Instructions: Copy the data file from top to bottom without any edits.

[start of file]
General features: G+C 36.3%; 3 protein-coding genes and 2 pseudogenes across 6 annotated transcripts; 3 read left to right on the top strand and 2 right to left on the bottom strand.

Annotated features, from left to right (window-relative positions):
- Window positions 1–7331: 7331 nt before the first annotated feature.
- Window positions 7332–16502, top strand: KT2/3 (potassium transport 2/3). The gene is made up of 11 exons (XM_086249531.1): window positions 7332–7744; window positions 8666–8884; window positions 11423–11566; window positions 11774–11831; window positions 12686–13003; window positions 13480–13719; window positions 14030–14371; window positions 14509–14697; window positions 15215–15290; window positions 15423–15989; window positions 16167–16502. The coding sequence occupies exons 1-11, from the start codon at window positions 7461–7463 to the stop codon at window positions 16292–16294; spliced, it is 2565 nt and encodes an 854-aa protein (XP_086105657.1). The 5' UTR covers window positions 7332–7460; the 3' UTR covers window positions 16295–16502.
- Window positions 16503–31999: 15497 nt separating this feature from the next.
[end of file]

General features: G+C 36.3%; 3 protein-coding genes and 2 pseudogenes across 6 annotated transcripts; 3 read left to right on the top strand and 2 right to left on the bottom strand.

Annotated features, from left to right (window-relative positions):
- Window positions 1–7331: 7331 nt before the first annotated feature.
- Window positions 7332–16502, top strand: KT2/3 (potassium transport 2/3). The gene is made up of 11 exons (XM_086249531.1): window positions 7332–7744; window positions 8666–8884; window positions 11423–11566; window positions 11774–11831; window positions 12686–13003; window positions 13480–13719; window positions 14030–14371; window positions 14509–14697; window positions 15215–15290; window positions 15423–15989; window positions 16167–16502. The coding sequence occupies exons 1-11, from the start codon at window positions 7461–7463 to the stop codon at window positions 16292–16294; spliced, it is 2565 nt and encodes an 854-aa protein (XP_086105657.1). The 5' UTR covers window positions 7332–7460; the 3' UTR covers window positions 16295–16502.
- Window positions 16503–31999: 15497 nt separating this feature from the next.